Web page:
- A shy, reticent, and typically self-centered person
- A person predominantly concerned with their own thoughts and feelings rather than with external things
I hate the first definition.
I’m not one to argue with a dictionary, but definition number one gives the word introvert a bad connotation. And, for my part, it’s inaccurate.
My family considers me an extrovert, because in high school I always asked to hang out with my friends, which would annoy them, for reasons that I won’t get into here.
But, my family is wrong.
I am not an extrovert, by any stretch of the imagination. I love hanging out with my friends and being in their presence, as I care for them deeply. But I won’t call someone up just because I don’t want to eat alone. Usually I’m not up for small talk or chatter.
I am an introvert.
I live in my head a lot. Probably not more than your average introvert, but more than my extroverted friends. And I’m content eating alone, or going to the movies alone. (I’m even contemplating going to a concert alone, because the one person who would want to go with me isn’t sure he can. And I don’t want to drag someone along.) I don’t have to have company. It’s nice, but only when it’s productive. I don’t want to see a movie I’m interested in with someone who doesn’t care, just to say “I’m not alone.”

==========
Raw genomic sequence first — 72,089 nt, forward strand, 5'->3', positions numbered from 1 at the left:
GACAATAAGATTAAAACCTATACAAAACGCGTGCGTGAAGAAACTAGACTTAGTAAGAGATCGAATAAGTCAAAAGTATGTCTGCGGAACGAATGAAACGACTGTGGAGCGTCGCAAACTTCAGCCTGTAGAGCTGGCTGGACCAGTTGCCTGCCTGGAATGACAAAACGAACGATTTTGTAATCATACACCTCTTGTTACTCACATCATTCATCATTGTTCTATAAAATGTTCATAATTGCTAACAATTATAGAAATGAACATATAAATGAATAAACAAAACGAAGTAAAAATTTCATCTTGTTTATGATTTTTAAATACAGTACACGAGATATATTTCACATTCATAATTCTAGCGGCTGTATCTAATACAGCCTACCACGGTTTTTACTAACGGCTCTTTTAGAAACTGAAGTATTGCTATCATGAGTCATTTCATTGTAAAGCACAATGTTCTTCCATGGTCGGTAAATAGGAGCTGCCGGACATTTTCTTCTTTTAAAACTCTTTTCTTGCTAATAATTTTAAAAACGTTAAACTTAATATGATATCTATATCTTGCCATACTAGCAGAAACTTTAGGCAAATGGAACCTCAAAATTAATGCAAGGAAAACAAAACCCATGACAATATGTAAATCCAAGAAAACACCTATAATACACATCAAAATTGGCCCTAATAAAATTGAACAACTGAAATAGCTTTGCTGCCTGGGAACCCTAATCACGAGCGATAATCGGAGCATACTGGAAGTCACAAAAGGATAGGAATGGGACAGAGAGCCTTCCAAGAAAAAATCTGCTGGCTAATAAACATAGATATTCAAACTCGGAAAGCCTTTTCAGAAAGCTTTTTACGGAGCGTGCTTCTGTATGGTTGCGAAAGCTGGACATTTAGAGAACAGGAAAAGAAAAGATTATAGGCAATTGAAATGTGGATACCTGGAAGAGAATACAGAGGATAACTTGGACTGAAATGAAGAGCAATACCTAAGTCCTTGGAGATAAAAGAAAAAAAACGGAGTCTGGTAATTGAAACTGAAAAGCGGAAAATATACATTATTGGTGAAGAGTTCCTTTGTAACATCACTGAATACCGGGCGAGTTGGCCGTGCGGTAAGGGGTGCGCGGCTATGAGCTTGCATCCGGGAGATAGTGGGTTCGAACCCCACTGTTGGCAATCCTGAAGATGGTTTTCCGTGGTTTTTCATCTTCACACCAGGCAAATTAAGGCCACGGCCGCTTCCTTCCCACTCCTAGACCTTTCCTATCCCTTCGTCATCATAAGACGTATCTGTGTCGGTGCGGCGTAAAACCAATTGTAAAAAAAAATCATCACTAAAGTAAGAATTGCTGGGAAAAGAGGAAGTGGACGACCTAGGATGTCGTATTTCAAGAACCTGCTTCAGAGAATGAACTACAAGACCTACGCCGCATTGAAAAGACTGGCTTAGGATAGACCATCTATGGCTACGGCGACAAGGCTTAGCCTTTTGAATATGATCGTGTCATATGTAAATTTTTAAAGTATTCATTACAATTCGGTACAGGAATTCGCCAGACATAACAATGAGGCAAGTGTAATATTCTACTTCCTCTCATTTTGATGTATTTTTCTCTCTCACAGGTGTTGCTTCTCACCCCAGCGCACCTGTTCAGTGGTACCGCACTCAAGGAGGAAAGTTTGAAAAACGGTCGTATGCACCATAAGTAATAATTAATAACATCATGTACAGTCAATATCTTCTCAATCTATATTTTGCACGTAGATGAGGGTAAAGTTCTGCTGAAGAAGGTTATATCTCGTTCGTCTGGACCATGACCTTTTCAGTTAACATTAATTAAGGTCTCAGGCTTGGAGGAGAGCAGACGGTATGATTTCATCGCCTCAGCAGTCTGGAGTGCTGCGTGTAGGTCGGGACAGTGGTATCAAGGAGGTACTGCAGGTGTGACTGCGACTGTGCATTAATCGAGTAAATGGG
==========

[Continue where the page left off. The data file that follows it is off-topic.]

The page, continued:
When people hear the word “introvert,” it may conjure up the image of a shy and meek kid in school, who wants to be outgoing and sociable, and just has to get over her fears.
But I am not shy. I’m curious and often genuinely interested in people. I can be outgoing, I can be a social butterfly. But not 24/7. And if I ever have to fake it, I feel out of place.
I wish others could understand that I prefer one-on-one or small group interactions versus “going out.”
I know the nice thing to say is “we’re all wired differently and that’s okay.” But it’s annoying when an entire culture, or hell, just the people I work and go to school with, can’t comprehend that some of us prefer tranquility and introspection over being a “social butterfly.”
It’s okay to be quiet, it’s okay to be alone.
This video, How to be Alone, is confirmation of that.
And for more on us poor introverts:
- Quiet Please! Introvert at Work (livegrownourishcreate.wordpress.com)
- Q&A: Author Susan Cain on “the power of introverts” in business and beyond (smartplanet.com)
- Are Introverts and Extroverts Really So Different? (socyberty.com)
- Do Introverts Have a Pulse? (brandimpact.wordpress.com)
- Hells Yeah, I’m an Introvert (kaneconsulting.biz)
- for the introverted pastor (bluechippastor.org)
- An Introvert’s Thoughts on Being A Professional Speaker and Consultant (insidehighered.com)
- Leadership and Personality: Introverts Can Lead, Too (openviewpartners.com)
- Do Extroverts Make More Money than Introverts? (blogher.com)